Mark and Chris Lawrence are countersuing charity’s board of directors, claiming accusations are false.
QUINCY — Mark Lawrence made his first appearance in Adams County Circuit Court on Wednesday morning after he was arrested on two theft charges following an indictment by an Adams County grand jury on May 12.
Lawrence is charged with theft over $100,000, a Class 1 felony punishable for 4 to 15 years in the Illinois Department of Corrections, and theft over $10,000, a Class 2 felony punishable for 3 to 7 years in the Illinois Department of Corrections. Lawrence appeared with his attorney, Don Schuering, before Judge Roger Thomson on Wednesday.
Lawrence, 63, appeared voluntarily for Wednesday’s hearing. Bond was set at $200,000 when the arrest warrant was issued, and Lawrence needed to post 10 percent ($20,000). However, Schuering said an agreement had been reached with the Adams County State’s Attorney’s office to reduce the bond to $15,000, allowing Lawrence to post $1,500 while continuing to work at a job in Missouri.
When Thomson asked assistant state’s attorney Todd Eyler if the state was OK with the agreement, Eyler tersely responded, “That’s what I’m told our office is agreeing to. It’s not my agreement, but I’m not the one calling the shots.”
Lawrence is scheduled for arraignment on June 1.
Lawrence and his wife, Chris Lawrence, were the founders of 2x4s for Hope, a local charity which builds homes for homeless and at-risk veterans. However, the organization’s board voted in November to remove Mark Lawrence as president and Chris Lawrence as treasurer.
The 2x4s for Hope board also filed a civil suit against the Lawrences. Quincy attorney Gerry Timmerwilke filed a temporary restraining order on behalf of the board against the Lawrences to keep the couple away from the charity’s finances and property. Board members and associates removed 2×4s for Hope property — computers, tools, trailers and other construction equipment — from the Lawrences’ premises in Melrose Township, where most of it was stored.
Adams County State’s Attorney Gary Farha confirmed in November the Illinois State Police was conducting an investigation.
Farha said he learned the problem when tools donated to 2×4s for Hope by Milwaukee Electric Tool Corporation — a Brookfield, Wis., company which develops, manufactures and markets power tools — began appearing at Jacksonville and Galesburg Warehouse Bargains stores. The tools were meant for use in the construction of houses for veterans.
Farha said Quincy Warehouse Bargains did not make out checks to 2×4s for Hope but to Mark Lawrence, who allegedly did not transfer the funds into the 2x4s for Hope accounts. Farha also said 2×4s for Hope allegedly wrote multiple checks for tens of thousands of dollars to Lawrence Construction, a business owned by Mark Lawrence that ceased operations during the COVID-19 pandemic.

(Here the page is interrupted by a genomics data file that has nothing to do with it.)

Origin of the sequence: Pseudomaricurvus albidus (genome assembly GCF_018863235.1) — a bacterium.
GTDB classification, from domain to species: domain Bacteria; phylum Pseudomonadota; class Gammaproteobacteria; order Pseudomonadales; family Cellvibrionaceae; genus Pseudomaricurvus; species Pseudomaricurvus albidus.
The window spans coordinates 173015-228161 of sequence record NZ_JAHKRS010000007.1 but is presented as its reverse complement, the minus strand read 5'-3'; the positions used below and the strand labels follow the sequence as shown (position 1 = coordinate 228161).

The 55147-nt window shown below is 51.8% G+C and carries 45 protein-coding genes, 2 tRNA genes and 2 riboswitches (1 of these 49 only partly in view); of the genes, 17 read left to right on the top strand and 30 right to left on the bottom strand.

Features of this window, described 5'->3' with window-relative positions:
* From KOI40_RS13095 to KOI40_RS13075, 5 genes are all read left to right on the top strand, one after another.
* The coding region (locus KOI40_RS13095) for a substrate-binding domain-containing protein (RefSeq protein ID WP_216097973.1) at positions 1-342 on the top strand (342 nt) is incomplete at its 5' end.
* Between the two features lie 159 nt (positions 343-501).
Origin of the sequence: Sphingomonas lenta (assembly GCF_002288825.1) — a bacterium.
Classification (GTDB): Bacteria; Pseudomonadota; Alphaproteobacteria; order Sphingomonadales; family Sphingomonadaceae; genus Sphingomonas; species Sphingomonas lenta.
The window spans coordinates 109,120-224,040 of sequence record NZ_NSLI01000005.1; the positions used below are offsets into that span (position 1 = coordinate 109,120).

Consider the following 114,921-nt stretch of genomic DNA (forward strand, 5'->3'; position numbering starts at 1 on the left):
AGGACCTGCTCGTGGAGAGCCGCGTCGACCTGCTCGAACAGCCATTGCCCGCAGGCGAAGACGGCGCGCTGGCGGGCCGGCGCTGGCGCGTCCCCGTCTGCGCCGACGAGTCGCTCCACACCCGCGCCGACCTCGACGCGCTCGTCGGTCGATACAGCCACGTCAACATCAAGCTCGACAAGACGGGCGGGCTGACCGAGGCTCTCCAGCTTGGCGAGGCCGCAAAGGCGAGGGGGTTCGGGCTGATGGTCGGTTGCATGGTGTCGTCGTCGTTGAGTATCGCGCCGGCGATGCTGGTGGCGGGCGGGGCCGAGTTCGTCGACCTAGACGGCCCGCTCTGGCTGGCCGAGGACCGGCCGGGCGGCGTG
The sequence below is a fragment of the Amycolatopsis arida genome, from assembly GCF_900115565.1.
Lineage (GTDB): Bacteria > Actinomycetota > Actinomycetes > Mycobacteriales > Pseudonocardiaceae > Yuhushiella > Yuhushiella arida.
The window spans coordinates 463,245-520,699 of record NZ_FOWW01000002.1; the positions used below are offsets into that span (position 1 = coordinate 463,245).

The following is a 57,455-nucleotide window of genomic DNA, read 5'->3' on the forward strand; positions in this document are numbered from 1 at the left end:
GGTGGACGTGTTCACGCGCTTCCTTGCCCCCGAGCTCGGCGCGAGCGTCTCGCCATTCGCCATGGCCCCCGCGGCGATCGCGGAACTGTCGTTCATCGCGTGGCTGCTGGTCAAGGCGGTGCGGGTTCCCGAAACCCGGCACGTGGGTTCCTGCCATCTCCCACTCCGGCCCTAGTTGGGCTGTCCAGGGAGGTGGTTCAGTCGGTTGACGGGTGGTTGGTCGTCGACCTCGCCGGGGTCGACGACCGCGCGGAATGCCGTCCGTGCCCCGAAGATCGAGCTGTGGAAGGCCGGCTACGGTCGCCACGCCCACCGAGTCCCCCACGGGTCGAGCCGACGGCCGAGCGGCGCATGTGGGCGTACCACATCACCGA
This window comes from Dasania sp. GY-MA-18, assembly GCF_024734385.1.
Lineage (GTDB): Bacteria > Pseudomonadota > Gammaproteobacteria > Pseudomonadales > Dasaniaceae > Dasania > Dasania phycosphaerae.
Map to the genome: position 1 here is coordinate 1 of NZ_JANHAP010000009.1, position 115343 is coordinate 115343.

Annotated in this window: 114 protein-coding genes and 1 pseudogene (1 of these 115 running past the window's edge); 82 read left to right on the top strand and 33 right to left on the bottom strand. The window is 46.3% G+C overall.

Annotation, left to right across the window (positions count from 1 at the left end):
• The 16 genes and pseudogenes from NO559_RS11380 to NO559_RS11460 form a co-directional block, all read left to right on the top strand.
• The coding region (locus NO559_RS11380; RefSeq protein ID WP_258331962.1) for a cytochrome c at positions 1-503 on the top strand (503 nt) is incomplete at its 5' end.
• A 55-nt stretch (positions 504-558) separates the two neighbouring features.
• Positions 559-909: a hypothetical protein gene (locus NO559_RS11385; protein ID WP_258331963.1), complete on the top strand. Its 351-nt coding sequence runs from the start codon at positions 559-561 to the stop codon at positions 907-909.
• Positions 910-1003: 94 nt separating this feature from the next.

“The Illinois State Police conducted a thorough and fair investigation into this incident,” Farha said in a press release. “We believe that the facts and evidence point to the guilt of the defendant (Lawrence) and are committed to ensuring that justice is done in this case.”
Chris Lawrence was not named in the grand jury indictment last week.
Mark Lawrence’s arrest came one week after he and his wife filed a counterclaim to the civil lawsuit filed against the couple by 2x4s for Hope board. The defendants in the suit are 2x4s for Hope president Kevin Murphy and board members Terra Murphy, Renea Peters, Kevin Peters, Zach Shaffer and Amber Shaffer. Terra Murphy resigned from the 2x4s for Hope board of directors in March.
The Lawrences claim that when the board of directors went to the Adams County State’s Attorney’s office and Illinois State Police to request an investigation into the couple’s handling of the charity’s finances, those charges were false. The Lawrences are claiming defamation and asking for $100,000 in damages from each of the six board members.
“The board of directors is investigating and reviewing the counterclaim filed by the Lawrences,” Kevin Murphy said in a prepared statement given to local media. “The claims in this counterclaim are without merit, and the Lawrences are well aware of what their conduct was and what has led to their removal. Today’s indictment is vindication for the action the board took in November. We fully intend upon disputing and challenging those allegations in the counterclaim.”
Miss Clipping Out Stories to Save for Later?
Click the Purchase Story button below to order a print of this story. We will print it for you on matte photo paper to keep forever.Purchase Story